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Monday, April 1, 2019


Jörg is at it again over here, in his most recent, Merit and Exclusion.

He wrings his hands about meritocracy comma lack of, and wishes out loud that artistic merit should be more front and center in critical reviews.

Yes, yes it should be, Jörg.

He asks but how do you evaluate whether someone is a good photographer? To which I respond: this is literally your job, Jörg, and the fact that you, with 100% consistency, are unable to provide even a glimmer of insight into your methods is, well, it's interesting, isn't it?

You, Jörg, simply write week after week what amounts to a blurb for some terrible book or another, without a hint of why we, you, or anyone else might evaluate it. You simply declare things good or, occasionally, bad. The only criterion you will admit to, Jörg, is the membership of the author in some marginalized group or another. Which would, for reference, not be "meritocracy."

He then goes on to declare, in classic unsupported fashion, that three photographers he names are good, and that one is bad.

I don't have a magical solution either, but I feel like it could not hurt for guys like Jörg to actually start doing their job.

Define some sort of yardstick by which you evaluate work beyond I get lost in the book and then apply it.

I'm not gonna say that it's easy to whip up a yardstick. There are many yardsticks, in fact. The history of photography is a history of photographers thundering at one another about what is the proper set of criteria by which to judge a photograph. The history is full of this, the present day is not. The present is full of Colbergs who refuse to back their judgements up, and artists who refuse to talk about their photographs or their methods in any meaningful way.

The very idea of a yardstick, or of many yardsticks, by which we might judge a photograph or a book of them appears to be dead. Now it is, if we are honest with ourselves, entirely about whether the artist is "in" or "out", the same names keep popping up, showing us work that is usually uninteresting, and often indistinguishable from lots of other work we see. Work that is distinguishable from the rest is, as often as not, distinguishable only because the artist has become a parody of themselves.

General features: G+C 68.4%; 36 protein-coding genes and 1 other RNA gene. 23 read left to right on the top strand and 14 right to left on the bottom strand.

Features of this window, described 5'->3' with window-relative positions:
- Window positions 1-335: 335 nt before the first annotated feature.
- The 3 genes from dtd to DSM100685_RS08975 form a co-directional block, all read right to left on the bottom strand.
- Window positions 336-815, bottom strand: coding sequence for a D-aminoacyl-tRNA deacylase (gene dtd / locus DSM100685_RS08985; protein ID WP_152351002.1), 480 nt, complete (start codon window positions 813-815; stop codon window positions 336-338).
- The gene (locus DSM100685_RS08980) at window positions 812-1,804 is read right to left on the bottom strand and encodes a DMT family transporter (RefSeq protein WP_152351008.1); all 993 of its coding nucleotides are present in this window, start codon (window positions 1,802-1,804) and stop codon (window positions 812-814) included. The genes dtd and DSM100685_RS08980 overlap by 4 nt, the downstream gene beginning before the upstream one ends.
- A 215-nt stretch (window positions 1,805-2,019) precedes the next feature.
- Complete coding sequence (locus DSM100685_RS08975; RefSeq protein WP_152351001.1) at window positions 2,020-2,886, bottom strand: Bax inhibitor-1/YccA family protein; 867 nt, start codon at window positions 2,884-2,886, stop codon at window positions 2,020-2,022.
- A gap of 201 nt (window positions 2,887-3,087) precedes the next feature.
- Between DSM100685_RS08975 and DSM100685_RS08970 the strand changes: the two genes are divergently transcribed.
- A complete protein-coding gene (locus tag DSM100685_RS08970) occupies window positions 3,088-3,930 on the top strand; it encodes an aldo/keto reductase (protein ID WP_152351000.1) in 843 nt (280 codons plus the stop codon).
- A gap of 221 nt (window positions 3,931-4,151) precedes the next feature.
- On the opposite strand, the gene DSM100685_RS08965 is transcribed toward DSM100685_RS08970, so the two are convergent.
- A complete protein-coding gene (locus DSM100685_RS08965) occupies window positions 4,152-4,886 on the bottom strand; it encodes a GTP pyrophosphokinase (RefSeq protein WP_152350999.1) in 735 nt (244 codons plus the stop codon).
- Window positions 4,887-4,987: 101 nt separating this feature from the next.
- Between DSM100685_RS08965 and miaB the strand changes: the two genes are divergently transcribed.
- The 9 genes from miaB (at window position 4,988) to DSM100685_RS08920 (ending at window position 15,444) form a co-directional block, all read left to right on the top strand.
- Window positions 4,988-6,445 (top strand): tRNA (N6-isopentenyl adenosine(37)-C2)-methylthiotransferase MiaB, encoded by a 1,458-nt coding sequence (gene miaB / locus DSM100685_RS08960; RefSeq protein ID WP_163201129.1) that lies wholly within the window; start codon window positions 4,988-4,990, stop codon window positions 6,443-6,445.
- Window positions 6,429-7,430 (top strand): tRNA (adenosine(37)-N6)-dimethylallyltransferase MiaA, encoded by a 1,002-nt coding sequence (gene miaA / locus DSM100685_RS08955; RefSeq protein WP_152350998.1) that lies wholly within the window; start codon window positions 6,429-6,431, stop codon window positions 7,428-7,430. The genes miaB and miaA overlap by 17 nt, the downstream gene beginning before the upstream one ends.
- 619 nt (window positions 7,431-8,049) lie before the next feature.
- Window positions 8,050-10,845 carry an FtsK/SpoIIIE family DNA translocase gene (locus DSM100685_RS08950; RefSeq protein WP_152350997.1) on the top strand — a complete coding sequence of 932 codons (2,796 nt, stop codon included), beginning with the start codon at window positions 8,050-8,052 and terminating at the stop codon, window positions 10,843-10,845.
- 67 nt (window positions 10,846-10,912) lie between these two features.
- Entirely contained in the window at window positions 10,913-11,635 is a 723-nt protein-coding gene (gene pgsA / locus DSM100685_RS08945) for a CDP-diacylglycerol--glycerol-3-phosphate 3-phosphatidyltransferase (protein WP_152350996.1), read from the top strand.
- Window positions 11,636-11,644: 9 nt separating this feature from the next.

An artist being "in" appears to be some sort of emergent property. It's not that Herr So-And-So anoints Mme. Whotsit, who them takes her place in the pantheon. It is that Mme. Whotsit hangs about a while, helps some people out and becomes well liked, talks a good political game, and raises enough money to publish a book or two on a definitely-not a vanity press. She curates shows, calibrating her sycophancy well, and at some point she is simply declared "good" and a maker of "necessary" art.

Usually, the consequence for Mme. Whotist isn't much more than further opportunities to fundraise to pay for books or shows, so accusations of sour grapes on my part might be misplaced. I might aspire to be Alex Soth, but I do not want to be Laia Abril. My desire to starve gracefully while busting my ass is fairly low.

I cannot understand how people like Colberg, or the monkeys writing at ASX, or 1000 words, or any of these other places get along. How on earth are they justifying the offering of judgement without any philosophical basis? When you say something is "good" but are unable (or unwilling) to explain what that might even mean, does the word "good" even mean anything?

Are they even aware of how thoroughly they have been co-opted by the social aspects of their community?


  1. Although, arguably Jorg's job (and this applies also to most of the others) is teaching, the photobook-crit blog thing is a hobby, albeit one he/they takes very seriously. And yes, the social dimension is paramount, for better or worse (mostly worse, as it happens). I seriously doubt they accrue much notice outside their own little bubble... rave on, dude.